One Mile Gutters
This is a good boat dive for beginners or snorkelers. The dive site is made up of kelp covered granite reef that forms a series of gutters. It has a diverse range of temperate reef fish including groper, rays and wobbegong, but not much grows on the rocks other than kelp. Large schools of squid can be seen at various times, along with Port Jackson Sharks in the late Winter. Fit parties can even attempt it as a shore dive.
33° 12′ 26″S 152° 33′ 30″E (AUS66)
The Colours is an easy, shallow dive on three bommies only 50 metres off the foreshore rocks and about 200 metres or so from a tiny beach. It offers some good fish life, turtles, wobbegong, rays, moray eels, eastern blue devilfish, groper, yellowtail, bream, leatherjackets, sweep and the odd turtle. Calm seas are needed as it gets surgy in this shallow site.
This is a close and shallow snorkel or shore dive based (for fit parties) around is a large rocky outcrop situated between Pebbly Beach and Forsters’ Main Beach. It is more comfortable and easy to do it as a boat dive. The rock lies about 150 metres off the headland. Blue groper, moray eels, rays, pufferfish and shrimp can be seen.
Bennett’s Head Bommie
Another close and easy dive that could be shore dived by fit parties. The reef is about 80 metres along the ocean floor and breaks the surface. The rocks are covered in kelp with small crevices that house smaller fish and invertebrates. It can be a good night dive.
This site lies off Wallabi Point to the north of Forster. It is a fairly flat bouldery reef but in the deeper areas has good invertebrate life including black coral trees.
This reef lies about 500 metres off Halliday Point, just south of Boulder Reef. It has similar types of invertebrate life to Boulder Reef, along with an aggregation of grey nurse sharks, sea pens and lots of nudibranchs.
This reef lies further offshore than most and so suffers from currents. It has good invertebrate life in the deeper areas and attracts fish. It usually has good visibility but isn’t often dived as there are easier spots offering similar fare.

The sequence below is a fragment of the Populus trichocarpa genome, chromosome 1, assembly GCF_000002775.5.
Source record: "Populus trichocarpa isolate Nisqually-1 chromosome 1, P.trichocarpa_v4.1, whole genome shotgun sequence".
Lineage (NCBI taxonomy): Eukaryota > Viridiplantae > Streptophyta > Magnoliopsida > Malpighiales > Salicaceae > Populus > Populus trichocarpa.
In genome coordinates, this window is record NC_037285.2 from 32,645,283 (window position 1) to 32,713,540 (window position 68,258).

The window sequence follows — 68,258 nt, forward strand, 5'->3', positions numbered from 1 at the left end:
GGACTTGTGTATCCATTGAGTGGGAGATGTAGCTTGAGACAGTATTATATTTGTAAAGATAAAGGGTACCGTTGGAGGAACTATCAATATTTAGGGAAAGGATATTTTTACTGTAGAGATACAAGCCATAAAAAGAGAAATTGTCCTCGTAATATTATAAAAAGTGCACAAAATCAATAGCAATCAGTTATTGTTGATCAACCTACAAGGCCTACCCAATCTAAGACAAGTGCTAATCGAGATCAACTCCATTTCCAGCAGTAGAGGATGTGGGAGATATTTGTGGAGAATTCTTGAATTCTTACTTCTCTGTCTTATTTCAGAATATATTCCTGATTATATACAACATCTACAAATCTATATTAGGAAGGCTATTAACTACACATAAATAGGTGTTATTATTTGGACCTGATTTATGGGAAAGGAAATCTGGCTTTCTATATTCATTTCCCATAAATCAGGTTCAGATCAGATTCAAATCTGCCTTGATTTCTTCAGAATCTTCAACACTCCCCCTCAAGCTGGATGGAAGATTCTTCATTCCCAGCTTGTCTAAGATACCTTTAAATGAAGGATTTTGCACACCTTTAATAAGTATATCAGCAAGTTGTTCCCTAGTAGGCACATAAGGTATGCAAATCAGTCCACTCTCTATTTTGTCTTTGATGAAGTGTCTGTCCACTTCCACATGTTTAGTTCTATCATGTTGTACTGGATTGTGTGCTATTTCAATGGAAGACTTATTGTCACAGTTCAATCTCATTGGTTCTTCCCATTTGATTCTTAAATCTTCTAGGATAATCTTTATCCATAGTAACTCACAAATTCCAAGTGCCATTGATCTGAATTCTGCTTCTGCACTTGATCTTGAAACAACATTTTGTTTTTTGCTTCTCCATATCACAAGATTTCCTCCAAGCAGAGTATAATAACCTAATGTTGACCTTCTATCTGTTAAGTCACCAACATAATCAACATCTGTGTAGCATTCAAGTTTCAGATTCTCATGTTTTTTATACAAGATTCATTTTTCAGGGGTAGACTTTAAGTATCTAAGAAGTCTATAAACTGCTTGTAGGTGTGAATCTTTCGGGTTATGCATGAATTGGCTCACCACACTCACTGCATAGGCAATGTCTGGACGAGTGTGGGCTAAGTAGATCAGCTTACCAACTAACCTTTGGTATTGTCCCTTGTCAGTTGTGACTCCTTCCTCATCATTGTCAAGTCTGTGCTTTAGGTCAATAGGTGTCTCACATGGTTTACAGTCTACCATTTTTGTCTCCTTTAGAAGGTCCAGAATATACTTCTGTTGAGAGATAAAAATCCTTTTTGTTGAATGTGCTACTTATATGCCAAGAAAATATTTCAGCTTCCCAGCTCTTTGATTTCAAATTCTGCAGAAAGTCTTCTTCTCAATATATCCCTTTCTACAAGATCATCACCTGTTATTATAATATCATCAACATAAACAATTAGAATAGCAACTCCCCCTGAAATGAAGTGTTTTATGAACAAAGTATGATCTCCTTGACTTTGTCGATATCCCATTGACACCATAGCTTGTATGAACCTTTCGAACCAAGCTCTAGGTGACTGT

The Ballast Heap
Lying just off Forster this low boulder reef doesn’t always enjoy good visibility. It is an interesting formation and was thought to be a pile of ballast stones dumped by visiting ships. Instead it appears to be a natural feature.
A very straightforward snorkel or night dive can be had here on an incoming tide, if you stay away from the boats. The marine life is small and the visibility sometimes challenging.
32° 12′ 39″S 152° 34′ 09″E AUS66
Spot A is located off Cape Hawke perhaps a kilometre from the land, and close to Latitude Rock. Spot A is a reef that runs in a north-east to south-west direction. On the kelp-covered southern side the reef gently slopes down. On the northern side the reef drops in a couple of vertical walls containing some small crevices. A sand-filled dip in the reef provides an interesting feature. Eastern blue devils, eels. octopus, cuttlefish, leatherjackets, blue groper, combfish, wrasses and rock cale can be seen. The sponge and marine growth on the rocks is reasonably good. On the sand there are flathead and rays. Above the reef in mid-water are schools of silver sweep, mado, bullseyes, yellowtail and stripeys. The blue groper are especially friendly as they get fed by divers. Tropical butterflyfish are seen in summer. Visibility can be restricted some times, but the dive is otherwise easy.
This isolated offshore rock lies about 500 metres offshore and north of Boulder Reef. Being distant, it is rarely visited. It has some growth, but is bare compared to other nearby sites. It does offer very large schools of pelagic fish as well as the usual temperate reef species. The site can be affected by dirty water at times.
This reef lies to the South of Halliday’s Point and gets its name from the blanket of sponges, sea fans and white soft coral found in the area. There is good fish life in the deeper gutters.
This fairly sparse boulder reef also offers a cave on the southern side that is often home to grey nurse sharks. There is some interesting fish life on the reef.